Scott Detrow

Scott Detrow is a Congressional reporter for NPR. He also co-hosts the NPR Politics Podcast.

Detrow joined NPR in 2015 to cover the presidential election. He focused on the Republican side of the 2016 race, spending time on the campaign trail with Donald Trump, and also reported on the election's technology and data angles.

Detrow worked as a statehouse reporter for member stations WITF in Harrisburg, Pennsylvania, and KQED in San Francisco, California. He has also covered energy policy for NPR's StateImpact project, where his reports on Pennsylvania's hydraulic fracturing boom won a DuPont-Columbia and national Edward R. Murrow Award in 2013.

Detrow got his start in public radio at Fordham University's WFUV. He graduated from Fordham, despite spending most of his time in the newsroom, and is also working toward completing a master's degree at the University of Pennsylvania's Fels Institute of Government.

When the flood waters in Texas eventually recede, the cleanup and rebuilding will begin.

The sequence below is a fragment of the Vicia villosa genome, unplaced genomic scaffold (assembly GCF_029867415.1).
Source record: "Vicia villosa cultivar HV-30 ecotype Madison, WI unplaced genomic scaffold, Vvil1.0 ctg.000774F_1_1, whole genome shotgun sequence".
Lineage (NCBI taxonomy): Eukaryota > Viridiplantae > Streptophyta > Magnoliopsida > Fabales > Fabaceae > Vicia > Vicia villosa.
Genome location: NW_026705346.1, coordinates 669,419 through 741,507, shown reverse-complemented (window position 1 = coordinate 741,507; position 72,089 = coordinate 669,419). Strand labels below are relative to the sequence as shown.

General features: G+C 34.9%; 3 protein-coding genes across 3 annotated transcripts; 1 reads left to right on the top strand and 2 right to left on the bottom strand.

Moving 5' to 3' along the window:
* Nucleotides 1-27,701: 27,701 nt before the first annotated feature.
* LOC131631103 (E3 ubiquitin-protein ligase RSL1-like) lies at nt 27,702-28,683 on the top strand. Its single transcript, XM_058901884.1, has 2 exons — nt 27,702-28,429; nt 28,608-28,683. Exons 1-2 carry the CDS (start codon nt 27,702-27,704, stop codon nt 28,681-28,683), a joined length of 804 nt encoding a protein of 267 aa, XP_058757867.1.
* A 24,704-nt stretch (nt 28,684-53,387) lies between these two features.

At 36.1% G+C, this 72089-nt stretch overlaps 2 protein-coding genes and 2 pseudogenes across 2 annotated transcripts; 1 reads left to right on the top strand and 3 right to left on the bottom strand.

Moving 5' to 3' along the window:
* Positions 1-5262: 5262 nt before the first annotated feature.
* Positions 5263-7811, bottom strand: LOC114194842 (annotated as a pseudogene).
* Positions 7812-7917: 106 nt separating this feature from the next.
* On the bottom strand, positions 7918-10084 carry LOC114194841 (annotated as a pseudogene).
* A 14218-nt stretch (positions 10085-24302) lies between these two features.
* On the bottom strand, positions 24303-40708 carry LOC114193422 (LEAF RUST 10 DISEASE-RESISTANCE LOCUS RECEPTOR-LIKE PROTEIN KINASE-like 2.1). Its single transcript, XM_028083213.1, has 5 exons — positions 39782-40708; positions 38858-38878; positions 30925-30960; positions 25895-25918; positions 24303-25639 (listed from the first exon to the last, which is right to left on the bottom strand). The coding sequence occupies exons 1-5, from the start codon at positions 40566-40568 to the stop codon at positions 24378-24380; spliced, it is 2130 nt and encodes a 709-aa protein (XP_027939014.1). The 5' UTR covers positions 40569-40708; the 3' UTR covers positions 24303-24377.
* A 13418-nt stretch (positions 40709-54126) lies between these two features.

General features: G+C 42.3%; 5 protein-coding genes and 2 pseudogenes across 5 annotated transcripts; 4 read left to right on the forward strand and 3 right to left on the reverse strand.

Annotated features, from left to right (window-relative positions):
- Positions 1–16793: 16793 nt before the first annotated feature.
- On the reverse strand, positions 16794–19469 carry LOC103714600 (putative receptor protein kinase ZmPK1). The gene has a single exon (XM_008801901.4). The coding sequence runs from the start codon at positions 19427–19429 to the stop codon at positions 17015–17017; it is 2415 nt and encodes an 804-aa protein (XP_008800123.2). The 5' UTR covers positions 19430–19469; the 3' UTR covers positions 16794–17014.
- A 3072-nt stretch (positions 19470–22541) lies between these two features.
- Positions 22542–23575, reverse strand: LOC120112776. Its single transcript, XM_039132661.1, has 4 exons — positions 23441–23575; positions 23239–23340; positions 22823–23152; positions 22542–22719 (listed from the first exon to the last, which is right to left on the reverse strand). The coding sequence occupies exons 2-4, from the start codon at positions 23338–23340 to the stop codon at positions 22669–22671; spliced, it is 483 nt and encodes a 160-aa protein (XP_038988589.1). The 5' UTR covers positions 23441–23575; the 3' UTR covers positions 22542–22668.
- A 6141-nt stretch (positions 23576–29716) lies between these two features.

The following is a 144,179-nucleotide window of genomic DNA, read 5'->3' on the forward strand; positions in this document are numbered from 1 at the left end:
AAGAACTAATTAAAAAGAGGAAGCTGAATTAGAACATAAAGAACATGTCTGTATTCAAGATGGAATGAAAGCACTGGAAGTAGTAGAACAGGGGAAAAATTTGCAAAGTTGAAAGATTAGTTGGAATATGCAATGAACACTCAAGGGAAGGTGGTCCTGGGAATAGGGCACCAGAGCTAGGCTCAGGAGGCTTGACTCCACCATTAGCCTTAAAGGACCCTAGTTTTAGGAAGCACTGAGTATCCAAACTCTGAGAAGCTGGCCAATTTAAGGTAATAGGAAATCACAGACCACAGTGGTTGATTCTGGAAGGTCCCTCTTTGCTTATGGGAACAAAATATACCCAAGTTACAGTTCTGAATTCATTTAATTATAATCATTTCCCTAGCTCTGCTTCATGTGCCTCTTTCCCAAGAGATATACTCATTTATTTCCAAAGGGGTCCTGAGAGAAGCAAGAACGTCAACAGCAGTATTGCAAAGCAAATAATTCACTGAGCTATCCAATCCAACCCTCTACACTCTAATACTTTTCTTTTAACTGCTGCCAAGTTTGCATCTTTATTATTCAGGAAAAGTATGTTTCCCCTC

The cleanup bill will likely be hefty — possibly topping $100 billion — and the vast majority of those efforts will be funded by the federal government.

President Trump doesn't seem worried about Congress footing the bill. "You're going to see very rapid action from Congress," he told reporters Monday. "You're going to get your funding."

In a visit to Austin on Tuesday, Trump met with the states two Republican senators and again alluded to the price tag for federal help.

Democrats have spent the past two weeks condemning President Trump over his initial equivocating response to racist violence in Charlottesville, Va.

The question is, what to do next: keep up broad critiques of Trump's leadership, or focus on narrower goals, like the removal of public monuments honoring Confederate leaders?

Vermont Sen. Bernie Sanders will introduce a bill next month to create a government-run, single-payer health care system. And he knows it's going to fail.

"Look, I have no illusions that under a Republican Senate and a very right-wing House and an extremely right-wing president of the United States, that suddenly we're going to see a Medicare-for-all, single-payer passed," he said recently, sitting in his Senate office. "You're not going to see it. That's obvious."

Senate Republicans don't appear to be too worried about President Trump's latest round of threats.

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